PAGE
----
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Bikes & Kayaks 6

Bob and his home made kayak

Bob with his home-made kayak – Photo by James Schwartz / The Urban Country

Despite the fact that Canada’s economy is largely built on debt, Canada is still no doubt a rich country. In rich countries where most people don’t need to worry about feeding themselves or putting  a roof over their heads, they look for hobbies to fill their time.

Hobbies are easy to come by here in Canada, but in our car-dominated society many of them involve motorized vehicles, which are costly to operate & maintain and only contribute to noise and air pollution, while using depleting non-renewable energy sources to provide power.

In May we showed that camping can be done without setting foot inside an automobile, and three years ago we showed that paddling 560km from Toronto to Montreal in a kayak can be a fun and rewarding life experience.

A couple days ago while walking our dogs, my friend Nariman and I met a fascinating 68-year-old man named Bob who paddles his kayak recreationally in nearby Lake Ontario. He keeps his home-made, self-built kayak in his back yard and pedals 6km down to the lake with his 16-foot kayak attached to the back of his bicycle.

The evening we met Bob, he had just finished eating dinner on Toronto island over a small fire.

Bob brings his laptop with him to the island so he can edit his upcoming radio programs for his weekly radio show on Aboriginal Voices Radio (106.5FM in Toronto).

Bob and his home made kayak

Bob with his home-made kayak – Photo by James Schwartz / The Urban Country

Bob and his home made kayak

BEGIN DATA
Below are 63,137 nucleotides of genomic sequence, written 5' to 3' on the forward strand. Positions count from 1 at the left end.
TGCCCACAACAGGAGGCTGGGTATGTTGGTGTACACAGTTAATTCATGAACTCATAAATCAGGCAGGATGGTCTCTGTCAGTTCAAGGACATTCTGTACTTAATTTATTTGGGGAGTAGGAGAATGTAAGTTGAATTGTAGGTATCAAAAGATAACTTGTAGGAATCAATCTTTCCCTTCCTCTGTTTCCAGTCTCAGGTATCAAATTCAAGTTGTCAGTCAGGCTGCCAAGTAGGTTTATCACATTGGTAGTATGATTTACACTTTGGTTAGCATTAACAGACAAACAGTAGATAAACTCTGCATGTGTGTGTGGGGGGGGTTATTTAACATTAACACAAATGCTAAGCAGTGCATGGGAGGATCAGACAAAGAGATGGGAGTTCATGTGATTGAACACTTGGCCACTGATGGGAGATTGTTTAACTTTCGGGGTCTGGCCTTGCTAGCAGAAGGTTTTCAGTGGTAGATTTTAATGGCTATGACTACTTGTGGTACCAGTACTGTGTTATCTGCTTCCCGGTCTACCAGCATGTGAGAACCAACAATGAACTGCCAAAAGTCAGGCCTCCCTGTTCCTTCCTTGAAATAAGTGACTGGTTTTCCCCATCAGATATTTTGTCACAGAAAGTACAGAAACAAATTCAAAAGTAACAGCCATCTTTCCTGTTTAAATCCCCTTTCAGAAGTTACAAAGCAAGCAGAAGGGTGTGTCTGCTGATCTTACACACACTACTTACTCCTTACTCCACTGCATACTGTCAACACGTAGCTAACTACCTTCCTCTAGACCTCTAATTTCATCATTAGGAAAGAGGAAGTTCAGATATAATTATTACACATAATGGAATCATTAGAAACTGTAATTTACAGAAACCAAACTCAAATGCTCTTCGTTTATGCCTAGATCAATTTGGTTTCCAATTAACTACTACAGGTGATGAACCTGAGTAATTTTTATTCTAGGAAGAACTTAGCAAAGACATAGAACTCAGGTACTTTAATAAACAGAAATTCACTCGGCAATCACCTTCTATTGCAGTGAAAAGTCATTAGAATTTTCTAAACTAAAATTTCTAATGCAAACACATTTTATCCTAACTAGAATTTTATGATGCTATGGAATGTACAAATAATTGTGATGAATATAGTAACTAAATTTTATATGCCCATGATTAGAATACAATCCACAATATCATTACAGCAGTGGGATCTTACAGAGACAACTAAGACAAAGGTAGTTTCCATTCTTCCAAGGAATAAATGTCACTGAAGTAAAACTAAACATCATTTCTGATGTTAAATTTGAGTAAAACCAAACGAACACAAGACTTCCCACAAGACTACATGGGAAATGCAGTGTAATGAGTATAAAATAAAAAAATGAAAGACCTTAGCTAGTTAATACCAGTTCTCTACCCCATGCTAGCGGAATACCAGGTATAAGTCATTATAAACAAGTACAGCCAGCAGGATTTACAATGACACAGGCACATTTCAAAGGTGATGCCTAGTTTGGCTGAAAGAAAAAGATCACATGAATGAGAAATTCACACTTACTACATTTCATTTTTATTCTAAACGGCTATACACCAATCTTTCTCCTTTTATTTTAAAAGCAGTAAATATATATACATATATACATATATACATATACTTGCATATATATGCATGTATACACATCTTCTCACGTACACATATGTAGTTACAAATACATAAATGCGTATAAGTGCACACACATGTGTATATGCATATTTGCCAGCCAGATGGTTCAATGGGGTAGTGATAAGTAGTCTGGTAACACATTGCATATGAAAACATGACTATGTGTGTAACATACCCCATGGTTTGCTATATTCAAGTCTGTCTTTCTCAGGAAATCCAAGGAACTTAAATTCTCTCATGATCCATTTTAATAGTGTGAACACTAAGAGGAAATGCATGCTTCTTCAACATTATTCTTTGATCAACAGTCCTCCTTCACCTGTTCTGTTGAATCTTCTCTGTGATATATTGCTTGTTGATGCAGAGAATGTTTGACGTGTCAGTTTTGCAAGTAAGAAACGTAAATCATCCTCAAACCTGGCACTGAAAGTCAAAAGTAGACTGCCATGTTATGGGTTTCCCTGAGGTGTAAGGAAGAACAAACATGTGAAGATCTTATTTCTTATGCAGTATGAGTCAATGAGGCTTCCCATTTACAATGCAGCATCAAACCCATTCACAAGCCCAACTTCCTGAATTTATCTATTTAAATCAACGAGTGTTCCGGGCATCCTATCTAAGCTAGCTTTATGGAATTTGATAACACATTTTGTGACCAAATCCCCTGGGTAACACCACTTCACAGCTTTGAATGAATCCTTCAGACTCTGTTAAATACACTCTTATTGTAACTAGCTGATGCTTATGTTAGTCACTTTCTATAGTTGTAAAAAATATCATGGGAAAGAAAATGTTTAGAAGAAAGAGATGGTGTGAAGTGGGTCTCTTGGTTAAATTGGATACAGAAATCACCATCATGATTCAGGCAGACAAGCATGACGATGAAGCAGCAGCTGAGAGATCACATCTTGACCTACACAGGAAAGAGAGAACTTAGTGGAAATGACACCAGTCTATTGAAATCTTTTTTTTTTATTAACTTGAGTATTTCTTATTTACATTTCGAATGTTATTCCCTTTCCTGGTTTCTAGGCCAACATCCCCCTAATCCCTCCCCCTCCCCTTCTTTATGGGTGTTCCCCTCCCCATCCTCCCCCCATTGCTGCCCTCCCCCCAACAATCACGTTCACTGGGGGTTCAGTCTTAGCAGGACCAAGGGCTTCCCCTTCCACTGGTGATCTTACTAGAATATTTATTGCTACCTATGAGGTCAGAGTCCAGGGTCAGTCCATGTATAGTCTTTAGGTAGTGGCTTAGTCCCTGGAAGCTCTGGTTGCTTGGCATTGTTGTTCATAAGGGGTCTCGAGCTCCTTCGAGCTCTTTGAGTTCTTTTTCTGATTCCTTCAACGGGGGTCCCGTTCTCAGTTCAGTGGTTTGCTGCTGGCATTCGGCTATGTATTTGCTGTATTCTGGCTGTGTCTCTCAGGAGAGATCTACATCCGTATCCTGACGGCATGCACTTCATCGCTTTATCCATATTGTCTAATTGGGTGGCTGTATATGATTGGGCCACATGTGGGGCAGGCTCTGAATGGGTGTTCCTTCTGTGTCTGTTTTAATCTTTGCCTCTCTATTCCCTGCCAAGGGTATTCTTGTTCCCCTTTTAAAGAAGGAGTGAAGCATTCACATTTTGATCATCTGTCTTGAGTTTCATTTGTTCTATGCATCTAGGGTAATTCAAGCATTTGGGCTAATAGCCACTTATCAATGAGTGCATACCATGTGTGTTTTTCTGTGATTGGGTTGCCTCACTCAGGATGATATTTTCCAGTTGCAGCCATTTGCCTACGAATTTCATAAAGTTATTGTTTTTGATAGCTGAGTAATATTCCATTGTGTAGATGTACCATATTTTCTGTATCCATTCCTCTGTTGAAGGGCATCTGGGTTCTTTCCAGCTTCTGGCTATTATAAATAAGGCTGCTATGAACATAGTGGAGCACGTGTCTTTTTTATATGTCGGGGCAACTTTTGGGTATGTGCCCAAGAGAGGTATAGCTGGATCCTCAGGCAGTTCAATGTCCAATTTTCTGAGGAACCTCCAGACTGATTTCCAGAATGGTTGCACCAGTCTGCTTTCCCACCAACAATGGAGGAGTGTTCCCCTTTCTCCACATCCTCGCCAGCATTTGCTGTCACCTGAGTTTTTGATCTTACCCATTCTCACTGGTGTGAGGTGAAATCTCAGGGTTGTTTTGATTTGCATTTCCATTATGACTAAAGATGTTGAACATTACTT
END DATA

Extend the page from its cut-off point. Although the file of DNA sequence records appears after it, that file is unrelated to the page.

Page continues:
Bob with his home-made kayak – Photo by James Schwartz / The Urban Country

Bob and his home made kayak

Bob with his home-made kayak – Photo by James Schwartz / The Urban Country

Bob is one of the few people in our consumerist-driven society who understands that the best things in life don’t cost a thing.

While we spoke to Bob, hundreds of drivers had been flowing in to the vast parking lots at Toronto’s Ontario Place in the background to attend a rock concert nearby. After parking their cars these drivers stood in a long line-up more than 20-people-long waiting to buy a parking ticket.

These same drivers who no doubt spent hundreds of dollars on their concert ticket and refreshments at the show likely sat in traffic congestion as they crawled their way home after the concert.

There is no doubt in my mind that Bob’s paddle on the water and dinner on the island was more enjoyable (and healthy) than the experience of those who attended the concert.

Bob has life figured out. You don’t need to buy heaps of material products to enjoy life.

But as Bob candidly points out, finding a partner who believes money can’t buy happiness is no easy task. Life requires some balance in this society of ours…

James D. Schwartz is a Transportation Pragmatist and the Editor of The Urban Country. You can contact James at james.schwartz@theurbancountry.com or follow him on Twitter.

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  • Boyan Tsolov

    “There is no doubt in my mind that Bob’s paddle on the water and dinner on the island was more enjoyable (and healthy) than the experience of those who attended the concert.”
    I think this is subjective. Some of the people that went to the concert might have had a much better time than if they had gone kayaking.

  • Boyan Tsolov

    “There is no doubt in my mind that Bob’s paddle on the water and dinner on the island was more enjoyable (and healthy) than the experience of those who attended the concert.”
    I think this is subjective. Some of the people that went to the concert might have had a much better time than if they had gone kayaking.

  • KayakingPaddles

    Recreational sports and hobbies seem to commercialized nowadays. Kudos to Bob for building his own homemade kayak! What material is it made of?

  • KayakingPaddles

    Recreational sports and hobbies seem to commercialized nowadays. Kudos to Bob for building his own homemade kayak! What material is it made of?

  • Tkeen

    I’ve kayaked along the lakeshore to Ontario Place and listened to a concert at the Amphitheatre, so it’s possible to do both simultaneously. We stayed in our boats the whole time – I don’t know of anywhere in OP where you can disembark and go on shore.

  • Tkeen

    I’ve kayaked along the lakeshore to Ontario Place and listened to a concert at the Amphitheatre, so it’s possible to do both simultaneously. We stayed in our boats the whole time – I don’t know of anywhere in OP where you can disembark and go on shore.